Just dessert


Dessert for breakfast isn’t a novel concept. Pancakes and waffles cornered that market ages ago. Jam and honey follow in lockstep.

Recently my neighbor Liz (also photographer and goat whisperer) dropped off a condiment that earns the top seed among morning toast spreads.

Apple pie in a jar.


Actually, Liz calls it jam” which sounds more breakfast-appropriate. But it is, simply, apple pie minus the crust.

This morning I popped open the lid and slathered the sugary apple slop on a toasted English muffin (already girded with several pats of butter).

Contents include craisins and Cameo apples.


It was cloyingly sweet, apple-filling bliss.

The cornerstone of any healthy breakfast.

(Note: Thick apple layer applied purely for photographic purposes. Oh, the sacrifices…)


Bad Apples

In 2009 Martin and I carefully selected certain species of apples trees that would thrive in our soil. Then we nurtured our saplings. We watered, weeded and sprayed them. Warded off pests. We treated them with love. Like our kids.

Yea, right.

Enough fiction. We plugged the plants into the ground and cordoned them off with a roll of sagging chicken wire — a vague effort to stagger the deer. Then we left the apple trees alone to cope. To wilt despairingly in summer drought, and serve as snacks for insects and deer — the latter of whom deftly bent over the chicken wire.

Through it all the apple trees survived and this summer we glimpsed at bits of red weighing down the limp young branches.

Last week Brynn and I ventured into the sheep field, pried back a corner of wire and harvested the crop.

And all of our efforts were rewarded with…

….the ugliest apples to ever sprout from a tree.

They are blighted, spotted from insect infestation and pocked with peculiar, human-like warts. Not to mention, they are stunted and hopelessly deformed.

“They look like a bunch of butts,” our friend Mike remarked.

Which is why we call them the “butt apples.”

What a lovely centerpiece…

Much to my surprise, no one wanted to sample these home-grown, organic gems.

I felt obligated. And guess what?

They taste great! They are sweet and crunchy — as good as any store-bought fuji…

…if you can get past the deformed, warty, insect damage.

See? Yum… and I’m still alive.

Coincidentally, shortly after we harvested our fruit, Hadley showed me her homework assignment which read as follows:

Send one apple with your child….their favorite type to eat…in a bag labeled with their name. We will be tasting different varieties as well as graphing them in different ways.”

I’m tempted to send Hadley to school with a butt apple; I imagine the teacher’s horrified expression as she fishes one of these beauties from the bag.

But I will spare Hadley the embarrassment.

I’ve got plenty of other opportunities to humiliate her in the future.

Fruit Census

Martin and I care for kids and fruit trees in much the same fashion:

We get them started, monitor them for a few weeks, and then leave them to fend for themselves.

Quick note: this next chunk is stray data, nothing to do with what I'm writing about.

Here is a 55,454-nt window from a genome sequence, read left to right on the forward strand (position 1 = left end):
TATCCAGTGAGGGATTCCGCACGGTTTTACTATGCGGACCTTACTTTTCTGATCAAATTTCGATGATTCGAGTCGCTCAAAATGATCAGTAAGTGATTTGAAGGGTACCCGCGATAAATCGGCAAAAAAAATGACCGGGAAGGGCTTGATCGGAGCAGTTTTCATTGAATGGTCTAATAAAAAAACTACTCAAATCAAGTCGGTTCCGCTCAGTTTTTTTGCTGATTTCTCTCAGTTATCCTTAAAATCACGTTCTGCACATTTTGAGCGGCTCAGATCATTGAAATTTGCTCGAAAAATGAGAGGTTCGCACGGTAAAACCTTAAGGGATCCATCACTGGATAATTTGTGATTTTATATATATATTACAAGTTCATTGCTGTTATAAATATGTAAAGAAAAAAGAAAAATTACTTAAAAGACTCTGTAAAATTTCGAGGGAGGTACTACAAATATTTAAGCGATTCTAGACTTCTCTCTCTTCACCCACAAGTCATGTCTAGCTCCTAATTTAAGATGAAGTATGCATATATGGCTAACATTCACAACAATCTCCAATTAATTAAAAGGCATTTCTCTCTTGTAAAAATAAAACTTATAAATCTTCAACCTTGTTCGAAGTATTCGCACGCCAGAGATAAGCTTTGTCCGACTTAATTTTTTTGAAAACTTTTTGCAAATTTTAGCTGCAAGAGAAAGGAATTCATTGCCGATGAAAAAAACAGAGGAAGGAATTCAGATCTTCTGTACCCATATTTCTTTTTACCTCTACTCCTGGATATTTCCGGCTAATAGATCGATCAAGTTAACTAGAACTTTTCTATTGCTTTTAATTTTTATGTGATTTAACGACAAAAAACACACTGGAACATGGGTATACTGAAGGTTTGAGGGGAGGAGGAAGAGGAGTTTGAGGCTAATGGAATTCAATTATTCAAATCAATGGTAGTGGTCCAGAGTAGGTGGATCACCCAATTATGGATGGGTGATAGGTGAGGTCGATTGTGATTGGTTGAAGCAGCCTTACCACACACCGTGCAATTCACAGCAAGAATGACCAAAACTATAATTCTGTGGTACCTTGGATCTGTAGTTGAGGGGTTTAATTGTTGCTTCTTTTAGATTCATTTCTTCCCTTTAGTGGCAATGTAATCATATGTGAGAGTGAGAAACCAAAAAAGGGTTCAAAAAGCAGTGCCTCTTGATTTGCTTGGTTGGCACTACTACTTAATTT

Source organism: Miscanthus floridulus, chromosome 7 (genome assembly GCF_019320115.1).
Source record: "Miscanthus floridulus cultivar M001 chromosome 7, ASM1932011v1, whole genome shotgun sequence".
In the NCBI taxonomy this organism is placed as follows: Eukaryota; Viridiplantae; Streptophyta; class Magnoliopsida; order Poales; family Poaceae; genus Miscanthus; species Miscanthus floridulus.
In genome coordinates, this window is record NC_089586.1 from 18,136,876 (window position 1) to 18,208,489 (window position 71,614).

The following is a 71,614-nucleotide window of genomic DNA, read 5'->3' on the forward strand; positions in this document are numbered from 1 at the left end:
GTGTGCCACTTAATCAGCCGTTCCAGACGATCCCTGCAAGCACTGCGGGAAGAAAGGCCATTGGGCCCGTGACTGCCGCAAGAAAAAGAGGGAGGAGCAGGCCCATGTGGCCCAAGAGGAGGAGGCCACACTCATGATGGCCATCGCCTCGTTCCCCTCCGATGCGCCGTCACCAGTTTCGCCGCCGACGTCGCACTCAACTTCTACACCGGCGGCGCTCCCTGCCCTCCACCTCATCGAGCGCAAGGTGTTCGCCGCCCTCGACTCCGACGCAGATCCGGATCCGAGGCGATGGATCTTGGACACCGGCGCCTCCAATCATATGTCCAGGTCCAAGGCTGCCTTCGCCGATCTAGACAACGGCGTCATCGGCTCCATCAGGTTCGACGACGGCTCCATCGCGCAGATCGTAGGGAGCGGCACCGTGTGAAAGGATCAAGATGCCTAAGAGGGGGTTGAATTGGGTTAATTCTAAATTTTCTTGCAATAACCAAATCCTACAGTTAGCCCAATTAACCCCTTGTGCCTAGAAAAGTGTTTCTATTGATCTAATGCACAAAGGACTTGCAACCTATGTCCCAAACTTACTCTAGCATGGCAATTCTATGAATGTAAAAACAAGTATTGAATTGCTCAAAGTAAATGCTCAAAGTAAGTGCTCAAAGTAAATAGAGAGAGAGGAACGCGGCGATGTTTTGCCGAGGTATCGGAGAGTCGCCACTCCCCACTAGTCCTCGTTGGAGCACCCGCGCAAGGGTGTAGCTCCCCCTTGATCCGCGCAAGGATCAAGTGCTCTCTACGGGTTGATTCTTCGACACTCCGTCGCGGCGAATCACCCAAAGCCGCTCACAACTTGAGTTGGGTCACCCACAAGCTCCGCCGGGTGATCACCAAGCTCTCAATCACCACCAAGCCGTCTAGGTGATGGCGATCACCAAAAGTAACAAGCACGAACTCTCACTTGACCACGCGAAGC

We subscribe to a hands-off approach.

We planted apple trees in April ’09 and since then, I’ve probably checked them three times. Maybe that’s why they haven’t been fruitful. Wicked weather and wildlife haven’t helped, either.

In their first full year, summer of 2010, they were stunted by droughty weather. (We planted them beyond the reaches of our longest garden hose.)

And in 2011 Martin pulled down their protective chicken wire to mow the high grass. Apparently that signaled every deer in 10 miles; they chewed off any shred of green. What they left were knobby, naked branches.

This year is different. Most days I roar up the driveway, spitting gravel and raising a cloudy plume that mars a view of the orchard. But the other day I was nearly out of gas so I crept along, telling the car to sip fuel. And while I was killing time at this glacial pace, I glanced out the window. Was that a glint of red in those trees? That night I ventured out. Yes, them’s apples growing.

We should prune the trees and spray against insects but let’s be real: those apples are on their own.

The berries and grapevines grow by the barn and a convenient water source, so we treat them better than the trees banished in the sheep field.

In 2011 the black raspberries shriveled in a stretch of hot, dry days but this year, they’re flourishing. Darkening up and soon ready to pick.

The blueberries would be doing well, except the damn kids keep picking them before they’re ripe. “We like them tart!” they say.

The raspberries did wonderfully last year — they earn the drought-tolerant award — but this season they’re struggling. Perhaps it’s too much rain, or else they’re suffering from fallout from the grapevine spray. We’ve been at war against blackrot — it claimed the grapes two years in a row. As a result, Martin’s been dousing the vines and it’s possible that the neighboring raspberries got caught in the crossfire.

There’s only one other plant to acknowledge and that’s our teacher’s pet: the strawberries. They’re the newest addition and so far they’re impervious to wacky weather, neglect and constant trampling of kids and cats. Gold star for you guys.

I see hand-churned ice cream in the future….